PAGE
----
The answers -- a non-scientific snapshot of public opinion -- nevertheless revealed an interesting picture. According to the majority of respondents, Labor Day is nothing more than a chance for additional, much appreciated time off work -- far removed from past generations’ anticipated class struggles.
What interests this commentator is whether employer-employee relations have already reached the same apparently trouble-free status here in Turkey, or whether May 1 remains a much needed ventilator for the country’s breadwinners, as well as business owners, to voice their legitimate concerns vis-à-vis the government?
Readers in Belgium consider May 1 primarily as another public holiday (47.7 percent), followed by those who continue to see it as celebrating worker’s rights (33.8 percent). Interestingly enough, only 11.3 percent describe it as the day of the trade union movement and even less (5.4 percent) regard it as a day of otherwise political importance. Just 1.8 percent of respondents have no opinion on the matter.
These data are even more interesting if we acknowledge that Belgium used to be one of those European countries where a very vociferous trade union movement managed to exercise considerable national influence. Have parameters shifted perhaps, and if so, to where?
Let us add two more figures from neighboring Germany. According to a statement by the German Trade Union’s National Federation this year, 490,000 participants attended 420 events scattered all over the country. What initially seems as a rather large number when compared with the country’s total working population is a mere drop in the ocean. Hence, is Germany another European state where the population, instead of heading to the town square or conference center, apparently prefers to pack its picnic bags instead?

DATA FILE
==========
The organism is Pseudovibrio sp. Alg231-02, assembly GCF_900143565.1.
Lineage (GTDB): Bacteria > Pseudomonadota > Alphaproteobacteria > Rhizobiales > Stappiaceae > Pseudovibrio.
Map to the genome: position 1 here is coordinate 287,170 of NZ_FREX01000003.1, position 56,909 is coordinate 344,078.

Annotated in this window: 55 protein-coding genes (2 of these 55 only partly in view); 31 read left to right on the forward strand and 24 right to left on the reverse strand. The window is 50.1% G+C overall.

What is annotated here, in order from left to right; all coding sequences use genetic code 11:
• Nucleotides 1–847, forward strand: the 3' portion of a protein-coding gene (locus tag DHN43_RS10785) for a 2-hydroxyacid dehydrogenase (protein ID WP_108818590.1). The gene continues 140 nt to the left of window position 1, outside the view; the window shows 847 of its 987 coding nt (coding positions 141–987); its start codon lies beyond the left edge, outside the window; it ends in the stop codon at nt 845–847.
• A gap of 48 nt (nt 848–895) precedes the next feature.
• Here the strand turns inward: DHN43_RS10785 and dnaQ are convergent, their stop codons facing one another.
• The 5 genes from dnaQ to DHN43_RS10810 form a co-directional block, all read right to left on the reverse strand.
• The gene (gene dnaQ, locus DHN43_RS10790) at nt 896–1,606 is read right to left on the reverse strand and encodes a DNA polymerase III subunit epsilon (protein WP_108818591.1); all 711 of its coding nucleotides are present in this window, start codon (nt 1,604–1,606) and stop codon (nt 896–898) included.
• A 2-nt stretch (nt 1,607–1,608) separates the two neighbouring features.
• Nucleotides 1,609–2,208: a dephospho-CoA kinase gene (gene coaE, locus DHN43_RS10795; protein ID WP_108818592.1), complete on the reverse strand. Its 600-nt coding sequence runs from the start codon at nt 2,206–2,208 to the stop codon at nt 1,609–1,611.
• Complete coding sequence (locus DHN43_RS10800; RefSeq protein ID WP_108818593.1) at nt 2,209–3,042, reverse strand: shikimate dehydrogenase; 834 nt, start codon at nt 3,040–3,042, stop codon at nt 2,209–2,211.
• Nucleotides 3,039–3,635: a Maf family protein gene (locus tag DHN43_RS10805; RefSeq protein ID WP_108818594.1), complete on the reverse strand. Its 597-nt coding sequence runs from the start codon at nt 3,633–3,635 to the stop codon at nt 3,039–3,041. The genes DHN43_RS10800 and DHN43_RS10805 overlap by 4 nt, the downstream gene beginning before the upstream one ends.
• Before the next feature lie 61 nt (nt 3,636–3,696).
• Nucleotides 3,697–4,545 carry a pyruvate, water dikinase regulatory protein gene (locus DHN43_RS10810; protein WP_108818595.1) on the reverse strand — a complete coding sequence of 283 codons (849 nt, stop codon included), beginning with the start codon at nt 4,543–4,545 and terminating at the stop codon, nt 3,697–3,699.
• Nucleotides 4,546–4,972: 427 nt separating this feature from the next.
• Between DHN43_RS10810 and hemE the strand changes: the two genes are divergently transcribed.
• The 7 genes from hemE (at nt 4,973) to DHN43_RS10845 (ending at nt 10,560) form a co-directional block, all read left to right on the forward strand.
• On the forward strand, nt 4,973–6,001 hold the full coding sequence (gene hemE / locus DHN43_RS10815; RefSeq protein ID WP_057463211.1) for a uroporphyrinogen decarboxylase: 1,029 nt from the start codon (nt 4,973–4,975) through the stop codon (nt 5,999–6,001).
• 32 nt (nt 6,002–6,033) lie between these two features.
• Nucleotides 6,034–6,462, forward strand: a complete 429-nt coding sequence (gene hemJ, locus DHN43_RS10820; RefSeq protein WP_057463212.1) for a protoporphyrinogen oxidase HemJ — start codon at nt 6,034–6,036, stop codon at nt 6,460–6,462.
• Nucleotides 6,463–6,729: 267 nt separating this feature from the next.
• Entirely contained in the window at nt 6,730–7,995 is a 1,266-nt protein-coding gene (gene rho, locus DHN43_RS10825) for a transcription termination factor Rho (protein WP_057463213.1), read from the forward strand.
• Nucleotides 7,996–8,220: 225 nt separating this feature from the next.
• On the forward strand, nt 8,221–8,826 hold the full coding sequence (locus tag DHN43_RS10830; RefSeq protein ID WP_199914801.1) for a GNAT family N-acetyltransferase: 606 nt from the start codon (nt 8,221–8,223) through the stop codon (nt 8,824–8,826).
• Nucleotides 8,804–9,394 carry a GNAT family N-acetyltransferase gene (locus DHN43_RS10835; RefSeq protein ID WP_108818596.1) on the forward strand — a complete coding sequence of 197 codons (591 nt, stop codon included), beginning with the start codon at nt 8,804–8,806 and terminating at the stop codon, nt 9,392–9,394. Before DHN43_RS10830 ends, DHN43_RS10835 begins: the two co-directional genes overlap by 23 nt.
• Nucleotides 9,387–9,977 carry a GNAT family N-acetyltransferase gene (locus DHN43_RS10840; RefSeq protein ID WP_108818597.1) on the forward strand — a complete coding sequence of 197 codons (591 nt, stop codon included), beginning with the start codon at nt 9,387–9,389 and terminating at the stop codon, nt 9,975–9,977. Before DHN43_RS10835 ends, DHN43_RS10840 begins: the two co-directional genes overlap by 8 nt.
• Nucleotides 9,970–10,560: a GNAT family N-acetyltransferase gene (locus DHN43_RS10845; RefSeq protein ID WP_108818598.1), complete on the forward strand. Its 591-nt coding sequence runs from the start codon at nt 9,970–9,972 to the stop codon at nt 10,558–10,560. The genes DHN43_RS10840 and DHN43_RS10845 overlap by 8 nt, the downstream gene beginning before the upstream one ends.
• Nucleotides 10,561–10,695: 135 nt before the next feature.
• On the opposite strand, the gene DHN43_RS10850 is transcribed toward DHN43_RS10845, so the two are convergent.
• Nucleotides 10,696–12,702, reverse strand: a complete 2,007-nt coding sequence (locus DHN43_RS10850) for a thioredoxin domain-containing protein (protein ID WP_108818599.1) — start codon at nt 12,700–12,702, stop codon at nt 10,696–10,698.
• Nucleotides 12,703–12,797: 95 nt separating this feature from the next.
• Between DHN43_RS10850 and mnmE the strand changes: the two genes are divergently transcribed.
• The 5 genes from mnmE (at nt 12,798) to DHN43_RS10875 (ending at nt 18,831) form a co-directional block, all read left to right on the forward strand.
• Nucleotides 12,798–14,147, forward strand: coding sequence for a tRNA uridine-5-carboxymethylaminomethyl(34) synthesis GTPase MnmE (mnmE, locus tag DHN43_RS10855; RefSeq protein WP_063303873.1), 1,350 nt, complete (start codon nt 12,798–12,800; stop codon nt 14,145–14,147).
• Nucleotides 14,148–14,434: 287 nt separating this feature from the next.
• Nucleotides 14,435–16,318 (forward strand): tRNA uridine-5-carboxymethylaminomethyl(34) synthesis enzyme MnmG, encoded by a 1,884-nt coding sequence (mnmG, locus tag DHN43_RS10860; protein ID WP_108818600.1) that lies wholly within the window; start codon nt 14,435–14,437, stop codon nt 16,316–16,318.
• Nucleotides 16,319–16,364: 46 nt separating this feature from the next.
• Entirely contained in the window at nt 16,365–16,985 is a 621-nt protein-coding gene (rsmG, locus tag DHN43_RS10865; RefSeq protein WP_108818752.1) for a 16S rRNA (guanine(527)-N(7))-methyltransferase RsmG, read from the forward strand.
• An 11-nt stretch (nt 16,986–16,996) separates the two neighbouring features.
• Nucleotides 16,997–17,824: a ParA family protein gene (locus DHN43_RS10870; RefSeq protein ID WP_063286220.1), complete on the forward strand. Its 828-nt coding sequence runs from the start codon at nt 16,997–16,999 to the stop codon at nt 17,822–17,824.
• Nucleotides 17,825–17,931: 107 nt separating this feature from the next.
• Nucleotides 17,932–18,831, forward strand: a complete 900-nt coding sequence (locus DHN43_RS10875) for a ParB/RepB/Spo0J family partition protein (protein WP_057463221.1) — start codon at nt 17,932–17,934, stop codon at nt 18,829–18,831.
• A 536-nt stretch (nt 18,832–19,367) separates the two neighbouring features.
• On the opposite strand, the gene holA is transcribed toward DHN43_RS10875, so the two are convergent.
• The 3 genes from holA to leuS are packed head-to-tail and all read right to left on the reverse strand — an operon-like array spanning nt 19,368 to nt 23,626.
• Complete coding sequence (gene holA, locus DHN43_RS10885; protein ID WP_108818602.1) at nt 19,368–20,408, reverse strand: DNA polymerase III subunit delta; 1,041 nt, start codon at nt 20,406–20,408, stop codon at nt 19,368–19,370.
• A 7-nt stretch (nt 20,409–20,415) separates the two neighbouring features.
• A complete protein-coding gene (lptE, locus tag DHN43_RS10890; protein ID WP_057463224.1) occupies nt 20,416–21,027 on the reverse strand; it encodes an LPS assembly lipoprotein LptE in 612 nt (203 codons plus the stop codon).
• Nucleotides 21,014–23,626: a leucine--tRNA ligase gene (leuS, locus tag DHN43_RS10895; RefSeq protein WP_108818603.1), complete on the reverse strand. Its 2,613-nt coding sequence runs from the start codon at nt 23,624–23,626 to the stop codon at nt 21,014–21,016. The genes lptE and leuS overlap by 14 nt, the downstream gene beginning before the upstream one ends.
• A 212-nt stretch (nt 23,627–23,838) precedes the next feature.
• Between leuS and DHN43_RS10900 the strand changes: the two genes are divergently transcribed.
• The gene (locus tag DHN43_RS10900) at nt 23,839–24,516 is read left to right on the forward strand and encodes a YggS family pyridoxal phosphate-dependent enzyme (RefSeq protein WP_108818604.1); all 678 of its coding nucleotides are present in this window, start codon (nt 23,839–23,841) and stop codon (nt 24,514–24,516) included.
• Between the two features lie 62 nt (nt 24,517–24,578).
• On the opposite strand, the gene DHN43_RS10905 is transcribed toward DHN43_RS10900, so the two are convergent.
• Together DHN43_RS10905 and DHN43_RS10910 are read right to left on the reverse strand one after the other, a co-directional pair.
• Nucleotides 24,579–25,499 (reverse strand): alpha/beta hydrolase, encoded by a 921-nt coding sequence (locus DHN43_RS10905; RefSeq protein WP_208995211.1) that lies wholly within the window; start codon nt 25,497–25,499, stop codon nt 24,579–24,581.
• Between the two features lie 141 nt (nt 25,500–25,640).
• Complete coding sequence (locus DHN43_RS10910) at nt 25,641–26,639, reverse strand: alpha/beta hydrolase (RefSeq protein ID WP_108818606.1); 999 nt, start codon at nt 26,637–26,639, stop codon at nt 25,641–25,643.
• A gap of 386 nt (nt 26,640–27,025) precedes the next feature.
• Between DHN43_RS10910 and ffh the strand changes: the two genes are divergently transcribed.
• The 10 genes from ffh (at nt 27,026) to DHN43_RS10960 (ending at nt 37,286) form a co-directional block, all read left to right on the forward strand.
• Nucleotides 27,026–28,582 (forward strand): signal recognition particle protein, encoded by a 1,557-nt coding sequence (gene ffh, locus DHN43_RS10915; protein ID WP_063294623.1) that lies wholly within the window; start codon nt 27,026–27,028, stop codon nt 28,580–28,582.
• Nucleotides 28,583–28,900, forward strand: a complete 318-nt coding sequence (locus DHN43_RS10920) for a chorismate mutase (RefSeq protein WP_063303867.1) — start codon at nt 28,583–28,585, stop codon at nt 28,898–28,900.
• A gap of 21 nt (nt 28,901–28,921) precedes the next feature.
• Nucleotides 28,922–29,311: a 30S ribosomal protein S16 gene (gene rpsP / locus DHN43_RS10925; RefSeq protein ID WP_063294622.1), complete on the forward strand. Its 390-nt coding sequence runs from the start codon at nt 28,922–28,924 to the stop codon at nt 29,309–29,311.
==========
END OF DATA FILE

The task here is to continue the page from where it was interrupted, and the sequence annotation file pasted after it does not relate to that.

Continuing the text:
Back in Turkey, one is forgiven for first evaluating whether this year’s May Day celebrations happened without any incidents, as among Turkish activists the memory of the 1977 massacre in İstanbul’s Taksim Square is all too vivid, and above all else is only recently being discussed in all its sad dimensions. The original perpetrators have still not been identified.
Except for minor scuffles here and there, May Day 2012 was as trouble-free as it could possibly be. Reports show civil society added non-workers’ rights issues to their agenda, and why not? Manifesting one’s legitimate interests and the right to association and staging peaceful demonstrations are a key individual citizen’s right. Hundreds of thousands exercised this right all over Turkey last Tuesday.
Besides relief at the fact that Turkish society -- and the authorities! -- have by now adopted the “peaceful demonstrations work” approach, what strikes me as equally important is that although of course not everything is as of yet shipshape in the domestic economy -- think inflation at just over 11 percent, then consider minimum wage levels, which eventually must rise quite considerably, and add much needed improvements in the national education system so that average earners no longer have to send their children to expensive weekend schools -- the ordinary citizen seems to be reasonably satisfied with the state of all things financial, at least temporarily. Or, put differently, Turkish society has appreciated the fact that the current government refrained from at once doubling wages and promising a worker’s paradise, only ultimately resulting in another economic meltdown similar to that of just over 10 years ago, but instead gradually modernized the domestic economy.
Yet Turkish trade unions are a key ingredient of civil society and so is their right to association. As a majority of the domestic workforce continues to be employed in non-computer-based jobs, taking blue collar as well as agriculture sector employees’ demands seriously is an absolute must for any national government and for business owners alike.
Hence, the parameters in Turkey are different from those I described above with regards to Belgium and Germany. After 2002, the Turkish economy had to be overhauled first, and civilian democracy was (almost) fully re-established thereafter. With the vital step of drafting a new civilian constitution currently under way as the next milestone, the pendulum can soon swing back once more to further improving conditions in the workplace. Economic improvements are intertwined with democratic stability! Labor Day is the logical ventilator to peacefully articulate these demands.